Debutts kept promising to pay the money back. Dave figures his total losses at about $3,000.
So far, he hasn’t seen a dime.
The last words above were written Nov. 28. Since then, the new year has passed. Dave doesn't know where Debutts is and neither do I. The calls stopped after a while.
Where did he go? A little reverse-tracing of his final mid-November phone calls to Dave suggested Debutts worked at a mall in Lynnwood for a few days. An editor and I tried to catch him there, but he was gone.
Over the next few weeks, I dug up more scraps. The biggest was a second arrest warrant for Debutts out of Las Vegas.
It was filed on April 27, 2005, in the Henderson Justice Court, one of several small courts around Sin City. The charge was theft. Here's a copy of the document:
The victim was a wireless phone company. The warrant accuses Debutts of removing money, cell phones and other equipment from the business.
I spoke to the owner of the company, Vincent Yaldo, who said he filed the report with Las Vegas police. Yaldo said Debutts worked at the company in early 2005 – around the time Debutts was living with Kim Brown.
"I don’t know why they didn’t arrest him," Yaldo said.
To me, that was significant – a fourth victim and a second arrest warrant, filed before Debutts moved in with Michael Dorley. It meant the cops in Nevada had prior knowledge of Debutts, and probable cause to arrest him three months before Michael Dorley's identity was stolen.
My friend Dave kept getting mail for Debutts. Copies of The Army Times and The Navy Times showed up in his mail box.
A wireless phone bill from Cingular arrived with Dave's name on it. It topped $400.
The call details revealed scores of text messages to Germany: the trail of Debutts, riding for free on the phone he bought in my friend's name. Fortunately, Cingular told Dave he didn't owe them anything.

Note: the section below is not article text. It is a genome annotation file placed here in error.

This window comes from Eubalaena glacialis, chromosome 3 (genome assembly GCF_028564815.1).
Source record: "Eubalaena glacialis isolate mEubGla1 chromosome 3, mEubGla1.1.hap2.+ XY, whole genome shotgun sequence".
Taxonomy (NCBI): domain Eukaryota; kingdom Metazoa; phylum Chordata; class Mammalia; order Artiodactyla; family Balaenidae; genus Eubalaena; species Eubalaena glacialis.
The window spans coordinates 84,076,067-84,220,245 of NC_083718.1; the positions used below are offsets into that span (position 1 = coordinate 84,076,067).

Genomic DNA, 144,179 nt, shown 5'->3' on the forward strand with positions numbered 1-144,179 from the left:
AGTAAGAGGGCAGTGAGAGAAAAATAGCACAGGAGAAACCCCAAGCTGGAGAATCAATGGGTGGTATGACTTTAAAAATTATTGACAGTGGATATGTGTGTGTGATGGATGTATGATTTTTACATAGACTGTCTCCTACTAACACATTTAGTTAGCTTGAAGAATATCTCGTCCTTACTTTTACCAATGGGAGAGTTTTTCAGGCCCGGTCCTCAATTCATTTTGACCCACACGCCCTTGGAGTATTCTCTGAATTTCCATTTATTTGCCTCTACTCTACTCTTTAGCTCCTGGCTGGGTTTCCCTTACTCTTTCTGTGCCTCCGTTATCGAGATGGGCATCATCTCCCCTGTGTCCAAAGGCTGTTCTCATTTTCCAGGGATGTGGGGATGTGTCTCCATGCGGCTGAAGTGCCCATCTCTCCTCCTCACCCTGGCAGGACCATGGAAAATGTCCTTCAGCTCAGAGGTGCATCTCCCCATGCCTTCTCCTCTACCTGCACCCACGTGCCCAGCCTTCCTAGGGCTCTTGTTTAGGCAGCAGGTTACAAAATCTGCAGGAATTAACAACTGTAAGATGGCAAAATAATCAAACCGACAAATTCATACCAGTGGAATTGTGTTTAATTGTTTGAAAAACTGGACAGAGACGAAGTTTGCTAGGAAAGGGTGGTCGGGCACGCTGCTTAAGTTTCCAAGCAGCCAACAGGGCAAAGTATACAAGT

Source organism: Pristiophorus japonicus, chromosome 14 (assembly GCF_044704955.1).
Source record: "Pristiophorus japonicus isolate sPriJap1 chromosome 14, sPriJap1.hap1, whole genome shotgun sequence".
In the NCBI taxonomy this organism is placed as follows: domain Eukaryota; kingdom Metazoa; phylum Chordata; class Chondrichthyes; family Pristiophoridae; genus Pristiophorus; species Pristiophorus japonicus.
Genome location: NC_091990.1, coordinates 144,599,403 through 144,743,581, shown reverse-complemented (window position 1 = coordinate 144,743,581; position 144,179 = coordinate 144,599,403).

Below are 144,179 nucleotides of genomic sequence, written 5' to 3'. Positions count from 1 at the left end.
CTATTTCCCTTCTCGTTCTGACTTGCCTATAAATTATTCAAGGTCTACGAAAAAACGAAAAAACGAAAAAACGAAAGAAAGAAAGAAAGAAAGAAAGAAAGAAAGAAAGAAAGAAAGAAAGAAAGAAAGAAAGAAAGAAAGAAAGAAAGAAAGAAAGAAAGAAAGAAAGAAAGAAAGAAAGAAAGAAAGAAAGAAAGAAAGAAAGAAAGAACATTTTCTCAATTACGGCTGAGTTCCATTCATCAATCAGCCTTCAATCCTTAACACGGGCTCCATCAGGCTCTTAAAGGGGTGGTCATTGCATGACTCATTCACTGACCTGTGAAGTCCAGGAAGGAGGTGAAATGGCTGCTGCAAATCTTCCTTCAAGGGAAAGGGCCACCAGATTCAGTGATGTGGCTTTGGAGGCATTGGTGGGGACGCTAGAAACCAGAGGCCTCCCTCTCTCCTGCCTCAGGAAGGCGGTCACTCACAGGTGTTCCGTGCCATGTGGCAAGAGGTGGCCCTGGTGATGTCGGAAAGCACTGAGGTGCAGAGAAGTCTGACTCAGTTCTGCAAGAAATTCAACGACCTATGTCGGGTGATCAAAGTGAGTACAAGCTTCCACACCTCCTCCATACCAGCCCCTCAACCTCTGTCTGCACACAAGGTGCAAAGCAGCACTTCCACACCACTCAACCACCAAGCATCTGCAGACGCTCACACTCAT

Cingular sent more correspondence to Dave's address. One big envelope was a health-care notice addressed to "Michael Dorley," the identity Debutts had stolen and abused.
The notice said Debutts was eligible for health benefits under the company's insurance plan, two weeks after he'd been fired for working under a phony name. A legal obligation, I suppose – Debutts worked for them, after all – but it still looked strange to me.
Back in November, after we evicted Debutts from Dave's apartment, Michael Dorley sent me a message saying he would try to "stay positive." He knew I planned to write a story about Debutts, and he hoped it would make a difference:
The Renton police didn't abandon the case. In mid-December, Michael Dorley told me he was asked to provide a taped statement. He said detective John Awai hoped to nationalize the warrant for Debutts.
My friend Dave got the same call. Awai wanted Dave to look at a photo montage of Debutts. On Wednesday, Feb. 7, Awai e-mailed me to say Dave had identified Debutts from a photo.
"I will contact Cingular next Tues. and file the case with a request for a nationwide extradition," Awai said.
I got one more tidbit: A page from MySpace.com, the social networking Web site. It looks like Debutts created the page last summer, after he moved in with Dave.
I didn't find the page myself – Michael Dorley's sister in New Hampshire spotted it, and sent me the Web link. Here's a screen grab:
Look closely. You'll see Debutts didn't do much with his page. He calls himself Michael, and his last login is listed as Aug. 21, well before all the events described in this story.
The page includes a picture. When I saw it, I knew exactly where it was taken: the bathroom in Dave's condo in Renton. Look behind Debutts, and you'll see the doors that mask the closet.
The picture haunts me. It's a digital relic, a moment in time captured by a man in the act of deceit. He calls himself Michael, though that's not his name.
I find myself wondering what went through his mind that day as he took the picture, as he loaded it on Dave's computer and posted it on the Internet for anyone to see, claiming a name that didn't belong to him.
I never got to talk to Debutts. I never got to ask him why. I could have. The moment was there, waiting to be seized. As I sat there that day in Dave's apartment, I could have confronted Debutts.
Maybe he would have given me a sob story. Maybe I would have scoffed - but at least I would have heard an excuse. Maybe I would have understood.
All I know now is cheap mechanics: how it was done, how small lies are easily told and easily overlooked.
I found one on the MySpace page. Notice the astrological sign: Aries. I hate to mention this – I imagine Debutts, wherever he is, will read these words.
If so, maybe he'll spot his mistake: Posing as Michael Dorley, Debutts tripped over the zodiac.
Michael Dorley was born in early August 1965. He's a Leo.
Kenneth Debutts was born in late March 1969. He's an Aries.
Sean Robinson 253-597-8486